In a packed Farringdon meeting room last night, members and supporters of the Euston Arch Trust came together for an update on how the project to rebuild the Doric column that once graced the station is progressing.
In May, we learnt that the pieces of the Arch, destroyed in 1961 in an act of brutal cultural vandalism, were to be lifted from their subaqueous resting place at Prescott Channel, in Bromley-by-Bow. Four months on, Dan Cruikshank took the stage to give a feverishly enthusiastic appraisal of the Arch's history, from the destruction (Harold MacMillan's name was greeted with boos) to the 1994 investigation into the broken up remains for the BBC show One Foot In The Past, which successfully located the stones. Told with classic Cruikshank charisma, the tale becomes a great whodunnit, easily more gripping than any hefty tome you may have picked up by another Dan in recent days.
Though progress is slow, the physical recovery of the stones from the smashed propylaeum, which Cruikshank actually described as being cleaner than when they went in — "a good bath" in the Channel has washed off the Fifties-era smog — has given extra impetus to the project. A computer-generated mock-up (above) and detailed plans by engineer Alan Baxter have been released, and a £10 million cost attached to the rebuilding of the Arch, composed of as many recovered pieces as possible with the rest mined from the same Yorkshire quarry as the original, with commercial space in the basement and attic helping pay for construction. Given that Euston station is the subject of a £1 billion renovation, it's not an extortionate sum.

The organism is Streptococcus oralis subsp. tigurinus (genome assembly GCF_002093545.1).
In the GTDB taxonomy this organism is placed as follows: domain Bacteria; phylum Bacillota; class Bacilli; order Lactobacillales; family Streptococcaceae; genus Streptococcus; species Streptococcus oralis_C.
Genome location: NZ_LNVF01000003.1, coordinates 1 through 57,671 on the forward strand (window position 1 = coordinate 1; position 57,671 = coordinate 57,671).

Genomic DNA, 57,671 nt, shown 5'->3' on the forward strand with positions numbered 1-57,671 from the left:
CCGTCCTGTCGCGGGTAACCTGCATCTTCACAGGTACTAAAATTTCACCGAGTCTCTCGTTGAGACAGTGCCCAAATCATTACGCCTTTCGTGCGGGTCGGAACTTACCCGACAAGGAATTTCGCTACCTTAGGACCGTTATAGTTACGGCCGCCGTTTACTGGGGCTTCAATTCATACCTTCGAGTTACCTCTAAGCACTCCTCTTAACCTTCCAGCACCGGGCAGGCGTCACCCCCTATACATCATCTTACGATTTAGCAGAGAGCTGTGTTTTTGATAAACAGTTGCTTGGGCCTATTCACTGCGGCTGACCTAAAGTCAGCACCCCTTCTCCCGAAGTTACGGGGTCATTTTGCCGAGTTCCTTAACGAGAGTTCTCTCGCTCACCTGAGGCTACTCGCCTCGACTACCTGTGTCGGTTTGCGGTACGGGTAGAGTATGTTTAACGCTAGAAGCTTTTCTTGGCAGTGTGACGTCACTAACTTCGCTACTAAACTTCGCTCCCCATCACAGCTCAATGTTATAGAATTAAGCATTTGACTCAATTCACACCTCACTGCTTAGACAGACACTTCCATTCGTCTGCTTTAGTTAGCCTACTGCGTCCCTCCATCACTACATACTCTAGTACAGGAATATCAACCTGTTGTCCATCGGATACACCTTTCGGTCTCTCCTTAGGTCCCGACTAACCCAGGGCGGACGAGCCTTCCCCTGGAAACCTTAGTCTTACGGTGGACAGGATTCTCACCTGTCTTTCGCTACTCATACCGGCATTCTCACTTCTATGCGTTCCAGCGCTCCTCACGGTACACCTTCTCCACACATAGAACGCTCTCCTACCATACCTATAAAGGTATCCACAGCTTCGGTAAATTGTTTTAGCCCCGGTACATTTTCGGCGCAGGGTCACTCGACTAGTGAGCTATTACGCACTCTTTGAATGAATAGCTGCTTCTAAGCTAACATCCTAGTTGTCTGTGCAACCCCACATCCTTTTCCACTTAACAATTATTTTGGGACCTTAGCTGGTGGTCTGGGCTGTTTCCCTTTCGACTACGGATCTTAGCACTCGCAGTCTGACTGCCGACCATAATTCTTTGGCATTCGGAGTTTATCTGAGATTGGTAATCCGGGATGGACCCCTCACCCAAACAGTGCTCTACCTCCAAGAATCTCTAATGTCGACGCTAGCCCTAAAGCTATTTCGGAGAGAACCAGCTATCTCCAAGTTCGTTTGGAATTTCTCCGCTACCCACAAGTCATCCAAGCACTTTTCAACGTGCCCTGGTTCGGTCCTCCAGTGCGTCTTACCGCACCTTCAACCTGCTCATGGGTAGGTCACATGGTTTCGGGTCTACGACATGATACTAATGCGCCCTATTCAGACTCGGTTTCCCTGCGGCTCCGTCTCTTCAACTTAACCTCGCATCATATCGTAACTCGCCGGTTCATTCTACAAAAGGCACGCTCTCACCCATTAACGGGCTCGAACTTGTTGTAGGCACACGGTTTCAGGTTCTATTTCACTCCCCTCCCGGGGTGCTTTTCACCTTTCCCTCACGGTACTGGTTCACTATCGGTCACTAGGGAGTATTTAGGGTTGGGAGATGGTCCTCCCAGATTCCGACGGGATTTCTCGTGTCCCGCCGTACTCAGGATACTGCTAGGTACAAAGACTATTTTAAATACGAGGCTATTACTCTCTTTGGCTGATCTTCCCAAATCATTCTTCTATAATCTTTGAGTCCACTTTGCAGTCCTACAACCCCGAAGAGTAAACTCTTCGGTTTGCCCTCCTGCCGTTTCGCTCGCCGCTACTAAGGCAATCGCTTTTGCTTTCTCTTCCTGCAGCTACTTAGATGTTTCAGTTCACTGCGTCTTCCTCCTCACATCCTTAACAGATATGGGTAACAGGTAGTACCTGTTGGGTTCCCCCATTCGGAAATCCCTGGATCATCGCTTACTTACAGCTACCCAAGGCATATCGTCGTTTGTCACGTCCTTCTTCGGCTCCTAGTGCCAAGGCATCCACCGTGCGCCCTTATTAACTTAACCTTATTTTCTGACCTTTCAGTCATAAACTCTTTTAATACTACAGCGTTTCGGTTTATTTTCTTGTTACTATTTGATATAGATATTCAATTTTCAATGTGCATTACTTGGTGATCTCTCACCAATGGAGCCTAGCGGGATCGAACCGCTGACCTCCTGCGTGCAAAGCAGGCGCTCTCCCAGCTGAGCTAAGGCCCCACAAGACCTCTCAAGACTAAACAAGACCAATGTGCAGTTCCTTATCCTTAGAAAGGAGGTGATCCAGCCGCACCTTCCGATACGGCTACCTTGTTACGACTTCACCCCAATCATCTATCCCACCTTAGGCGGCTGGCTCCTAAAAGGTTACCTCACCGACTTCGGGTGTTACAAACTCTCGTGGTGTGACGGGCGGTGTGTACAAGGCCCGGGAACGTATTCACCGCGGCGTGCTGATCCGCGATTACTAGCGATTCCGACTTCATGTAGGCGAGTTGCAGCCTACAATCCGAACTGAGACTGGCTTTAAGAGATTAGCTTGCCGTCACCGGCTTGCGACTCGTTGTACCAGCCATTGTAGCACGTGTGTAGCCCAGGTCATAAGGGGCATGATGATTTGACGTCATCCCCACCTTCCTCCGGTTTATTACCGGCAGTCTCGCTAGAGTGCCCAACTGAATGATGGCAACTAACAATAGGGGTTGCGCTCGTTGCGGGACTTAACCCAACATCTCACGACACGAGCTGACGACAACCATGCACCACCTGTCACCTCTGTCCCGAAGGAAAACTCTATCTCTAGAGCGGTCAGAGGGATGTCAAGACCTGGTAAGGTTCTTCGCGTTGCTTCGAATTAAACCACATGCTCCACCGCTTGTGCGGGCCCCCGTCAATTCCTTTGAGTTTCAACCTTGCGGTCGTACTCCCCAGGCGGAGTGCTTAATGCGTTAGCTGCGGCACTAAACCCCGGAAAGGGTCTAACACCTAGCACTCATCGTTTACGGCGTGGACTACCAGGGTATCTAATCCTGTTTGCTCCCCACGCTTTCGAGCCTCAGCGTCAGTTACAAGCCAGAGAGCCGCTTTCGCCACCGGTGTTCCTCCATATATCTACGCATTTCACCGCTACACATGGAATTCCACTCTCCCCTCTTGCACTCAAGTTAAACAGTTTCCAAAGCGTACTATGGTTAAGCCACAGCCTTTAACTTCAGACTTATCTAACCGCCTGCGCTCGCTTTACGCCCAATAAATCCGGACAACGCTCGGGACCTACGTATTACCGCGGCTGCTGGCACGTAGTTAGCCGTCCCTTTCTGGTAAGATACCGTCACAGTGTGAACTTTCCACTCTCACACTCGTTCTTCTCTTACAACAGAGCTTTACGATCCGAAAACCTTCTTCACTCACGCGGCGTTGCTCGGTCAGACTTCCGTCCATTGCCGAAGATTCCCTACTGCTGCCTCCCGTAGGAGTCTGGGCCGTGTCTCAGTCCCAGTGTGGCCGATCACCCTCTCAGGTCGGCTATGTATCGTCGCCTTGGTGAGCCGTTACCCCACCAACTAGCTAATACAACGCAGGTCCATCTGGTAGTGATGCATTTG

But should it be rebuilt? Dan Cruikshank's infectious enthusiasm about this mammoth Tetris game aside, there lurks a sense that it is a step too far toward "militant nostalgia", something recognised by William Wiles who noted that it reflected a "malaise within our culture". One gentleman last night said the Arch's destruction wasn't for nothing: it spurred on the conservation movement, and St Pancras would not have been successfully shielded from the wrecker's ball were it not for the fury and anguish that coalesced once Euston was gone for good.
Then again, it would offer a striking focal point to the new station, and moreover, as the government slowly rekindles its love affair with rail, a rebuilt Arch would be an inspiring link across the centuries to a time when British industry, in particular the railways, was admired the world over. For a Britain less in thrall to the financial services industry and perhaps willing to embrace more tangible forms of economic activity, the Euston Arch would be a great symbol.